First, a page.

Theoretically, there are a number of prison programs available at Folsom Prison, though a lack of financial resources means that these programs are often underfunded and unavailable to the number of prisoners who want to utilize them.  There are a number of vocational/work programs at the prison including: license plate factory, sign shop, furniture shop, metal fabrication, print shop digital services, modular building enterprise, pre-apprenticeship programs, masonry, building maintenance, office services, welding, and auto mechanics.  Inmates can also access basic education such as an adult high school program, a GED program, and an English as a Second Language program.  Inmates can access higher education, but may need to bear the financial costs of those programs.  There are a variety of support groups and self-help programs available through the prison including substance abuse programs, fitness programs, and parenting programs.  The prison participates in two types of re-entry programs: one aimed at helping eligible inmates transition to the working environment through pre-release employment training and job search assistance and the other that focuses on helping inmates transition from prison life to family life. 

Historically, the prison has produced water, hydroelectric power, lumber, and ice.  It is located near the Folsom Dam, which supplies hydroelectric power.  Because it became a source for hydroelectric power, Folsom was the first prison in the United States to have electricity.  Folsom’s ice production, which began in 1894, is thought to have played a crucial part in California’s evolution as an agricultural leader, because it enabled growers to ship their fruit without excessive spoilage.  Folsom is also famous for license plate production.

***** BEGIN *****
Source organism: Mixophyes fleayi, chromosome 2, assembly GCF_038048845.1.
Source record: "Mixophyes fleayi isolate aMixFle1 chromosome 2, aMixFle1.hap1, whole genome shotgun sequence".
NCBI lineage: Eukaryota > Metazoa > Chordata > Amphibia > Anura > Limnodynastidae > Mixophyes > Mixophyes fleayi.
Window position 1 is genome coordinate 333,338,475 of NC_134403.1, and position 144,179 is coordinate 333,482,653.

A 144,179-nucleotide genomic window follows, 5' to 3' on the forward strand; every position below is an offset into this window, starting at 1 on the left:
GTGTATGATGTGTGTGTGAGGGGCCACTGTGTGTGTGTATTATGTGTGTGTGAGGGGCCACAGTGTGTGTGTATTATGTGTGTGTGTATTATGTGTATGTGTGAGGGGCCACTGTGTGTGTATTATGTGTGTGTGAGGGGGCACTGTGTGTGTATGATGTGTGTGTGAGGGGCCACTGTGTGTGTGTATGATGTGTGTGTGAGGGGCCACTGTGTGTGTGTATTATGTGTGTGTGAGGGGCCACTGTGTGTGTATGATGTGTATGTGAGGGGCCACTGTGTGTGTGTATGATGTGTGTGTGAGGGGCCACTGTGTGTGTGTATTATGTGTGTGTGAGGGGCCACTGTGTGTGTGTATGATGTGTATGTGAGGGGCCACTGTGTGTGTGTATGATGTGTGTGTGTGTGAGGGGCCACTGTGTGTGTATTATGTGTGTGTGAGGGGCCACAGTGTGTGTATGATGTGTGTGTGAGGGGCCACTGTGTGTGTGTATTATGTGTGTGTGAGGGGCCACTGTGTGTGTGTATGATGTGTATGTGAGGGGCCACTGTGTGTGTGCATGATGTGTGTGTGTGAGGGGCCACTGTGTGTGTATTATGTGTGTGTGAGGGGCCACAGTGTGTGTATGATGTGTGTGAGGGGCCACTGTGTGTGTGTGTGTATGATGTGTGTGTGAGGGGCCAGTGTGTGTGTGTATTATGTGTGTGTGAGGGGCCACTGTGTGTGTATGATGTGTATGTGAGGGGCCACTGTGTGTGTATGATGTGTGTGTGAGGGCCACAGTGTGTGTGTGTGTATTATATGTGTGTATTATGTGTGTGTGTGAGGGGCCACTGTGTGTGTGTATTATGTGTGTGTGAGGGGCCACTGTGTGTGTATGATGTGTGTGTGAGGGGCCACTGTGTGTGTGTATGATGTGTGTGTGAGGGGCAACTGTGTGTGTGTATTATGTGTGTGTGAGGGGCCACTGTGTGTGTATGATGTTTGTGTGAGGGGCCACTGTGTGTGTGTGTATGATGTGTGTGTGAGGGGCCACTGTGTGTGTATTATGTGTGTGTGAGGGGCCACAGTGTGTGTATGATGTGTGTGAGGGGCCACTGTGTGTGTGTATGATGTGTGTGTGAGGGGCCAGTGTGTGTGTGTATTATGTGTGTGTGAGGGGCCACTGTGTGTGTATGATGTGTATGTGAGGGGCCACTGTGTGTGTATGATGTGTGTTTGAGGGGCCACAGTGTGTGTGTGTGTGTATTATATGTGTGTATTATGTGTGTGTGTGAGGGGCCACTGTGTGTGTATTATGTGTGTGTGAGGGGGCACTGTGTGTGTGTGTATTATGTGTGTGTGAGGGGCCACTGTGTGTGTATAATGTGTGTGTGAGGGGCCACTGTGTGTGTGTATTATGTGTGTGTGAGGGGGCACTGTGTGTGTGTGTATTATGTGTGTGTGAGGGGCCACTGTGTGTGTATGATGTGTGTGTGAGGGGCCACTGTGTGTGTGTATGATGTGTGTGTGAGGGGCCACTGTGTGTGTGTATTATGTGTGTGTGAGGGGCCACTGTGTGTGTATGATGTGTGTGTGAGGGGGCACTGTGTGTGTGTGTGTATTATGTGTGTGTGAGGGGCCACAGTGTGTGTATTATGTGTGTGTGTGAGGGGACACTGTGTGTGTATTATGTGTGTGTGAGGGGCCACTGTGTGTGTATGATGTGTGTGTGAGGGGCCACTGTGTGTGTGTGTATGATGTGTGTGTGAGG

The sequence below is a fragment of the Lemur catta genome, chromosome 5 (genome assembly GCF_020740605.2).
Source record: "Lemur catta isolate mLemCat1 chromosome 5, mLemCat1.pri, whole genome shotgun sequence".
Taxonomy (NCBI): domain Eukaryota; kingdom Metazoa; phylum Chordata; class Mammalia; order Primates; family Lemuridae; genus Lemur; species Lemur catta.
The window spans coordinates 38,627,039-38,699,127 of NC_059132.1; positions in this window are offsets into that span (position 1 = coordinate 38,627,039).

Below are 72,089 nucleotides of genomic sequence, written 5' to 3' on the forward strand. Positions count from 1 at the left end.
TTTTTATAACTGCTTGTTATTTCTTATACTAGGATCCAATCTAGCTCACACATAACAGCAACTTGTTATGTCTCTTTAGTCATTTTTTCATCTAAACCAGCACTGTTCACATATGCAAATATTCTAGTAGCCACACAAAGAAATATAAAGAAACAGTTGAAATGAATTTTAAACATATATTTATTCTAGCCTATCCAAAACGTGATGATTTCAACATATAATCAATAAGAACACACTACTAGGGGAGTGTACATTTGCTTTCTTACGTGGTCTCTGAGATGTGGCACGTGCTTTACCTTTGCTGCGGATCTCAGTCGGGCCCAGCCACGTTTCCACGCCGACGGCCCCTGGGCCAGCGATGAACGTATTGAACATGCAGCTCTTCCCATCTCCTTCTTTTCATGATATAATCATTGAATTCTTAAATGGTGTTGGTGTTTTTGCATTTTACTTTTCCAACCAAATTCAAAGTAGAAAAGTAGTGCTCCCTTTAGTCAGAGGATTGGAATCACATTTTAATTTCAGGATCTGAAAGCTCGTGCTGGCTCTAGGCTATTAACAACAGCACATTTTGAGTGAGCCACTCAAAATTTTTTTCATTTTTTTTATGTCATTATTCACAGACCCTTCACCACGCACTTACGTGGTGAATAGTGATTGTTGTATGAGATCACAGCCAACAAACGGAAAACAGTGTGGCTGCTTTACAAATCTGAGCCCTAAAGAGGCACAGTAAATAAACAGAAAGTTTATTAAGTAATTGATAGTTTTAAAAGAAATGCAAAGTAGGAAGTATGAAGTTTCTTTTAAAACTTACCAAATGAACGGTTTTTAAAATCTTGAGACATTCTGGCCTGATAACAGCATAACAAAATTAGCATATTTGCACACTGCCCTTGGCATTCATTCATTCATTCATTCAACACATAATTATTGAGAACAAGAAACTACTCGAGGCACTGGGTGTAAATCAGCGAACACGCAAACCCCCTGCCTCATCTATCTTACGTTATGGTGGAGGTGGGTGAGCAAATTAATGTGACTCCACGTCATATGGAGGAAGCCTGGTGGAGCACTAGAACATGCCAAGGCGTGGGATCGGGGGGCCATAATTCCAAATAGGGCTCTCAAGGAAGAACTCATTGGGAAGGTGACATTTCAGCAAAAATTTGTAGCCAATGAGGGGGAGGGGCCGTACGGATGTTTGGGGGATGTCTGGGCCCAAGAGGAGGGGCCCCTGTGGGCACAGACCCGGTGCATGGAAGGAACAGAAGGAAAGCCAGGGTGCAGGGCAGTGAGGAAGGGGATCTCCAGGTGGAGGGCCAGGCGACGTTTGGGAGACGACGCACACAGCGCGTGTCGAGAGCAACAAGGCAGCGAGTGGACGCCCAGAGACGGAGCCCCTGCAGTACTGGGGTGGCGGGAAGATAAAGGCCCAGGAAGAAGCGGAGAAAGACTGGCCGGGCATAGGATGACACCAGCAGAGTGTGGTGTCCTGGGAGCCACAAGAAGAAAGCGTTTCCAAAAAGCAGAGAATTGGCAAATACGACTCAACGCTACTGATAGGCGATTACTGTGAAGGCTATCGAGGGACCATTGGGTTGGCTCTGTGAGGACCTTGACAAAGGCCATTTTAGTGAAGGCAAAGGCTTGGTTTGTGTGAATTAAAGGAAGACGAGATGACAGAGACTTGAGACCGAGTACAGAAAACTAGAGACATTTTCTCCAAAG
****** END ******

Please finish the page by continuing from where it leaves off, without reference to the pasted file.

Built as a branch prison facility to California’s oldest prison, San Quentin, Folsom Prison was established in 1880.  Folsom Prison could be considered one of the first for-profit prisons.  The Natoma Water and Mining Company traded 350 acres of land, their granite quarries, and perpetual rights to some of the water produced on the land to the state for the prison facility in exchange for $15,000 in convict labor.  Construction was completed on B Block in 1878 and A Block in 1880, and San Quentin transferred its first prisoner, Chong Hing, to Folsom Prison on July 26, 1880. 

Folsom Prison was historically known as the prison without walls, because it was surrounded by granite quarries instead of the traditional walls that characterized prisons of that time period.   However, the prison was eventually surrounded by walls, ironically created from the granite that the prisoners quarried, and these walls were determined to be necessary almost immediately, because of the large number of escape attempts that accompanied a prison without walls. 

Folsom’s first warden, Charles Aull, was an early proponent of recreation opportunities for inmates and organized baseball games for the inmates.  He attempted to balance harsh discipline with fairness, and, during his tenure, Folsom Prison was considered a model penal institution. 

In 1907, Folsom began its transition to house the State Hospital for the Criminally Insane, which was to be a separate facility on the prison property, but those plans were abandoned in 1914.   

Until 2013, Folsom was a men’s facility, but in January of that year it opened a stand-alone facility for medium and minimum security female inmates. 

Folsom Prison either currently houses or has housed some of the most infamous criminals in U.S. history.  These criminals include: Danny Trejo, Shorty Rossi, rick James, Suge Knight, Edmund Kemper, Erik Menendez, and James Mitose.  Its most infamous current or former resident is probably Charles Manson.

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Year Built or Opened: 1880 Warden or Supervisor: Folsom State Prison Daily Inmate Count: 2,381 Security Level(s): Minimum - Maximum

Inmate Name and Inmate ID
P.O. BOX 715071
Represa, CA 95671

Phone Number(s): 916-985-2561

300 Prison Road
Represa, CA 95671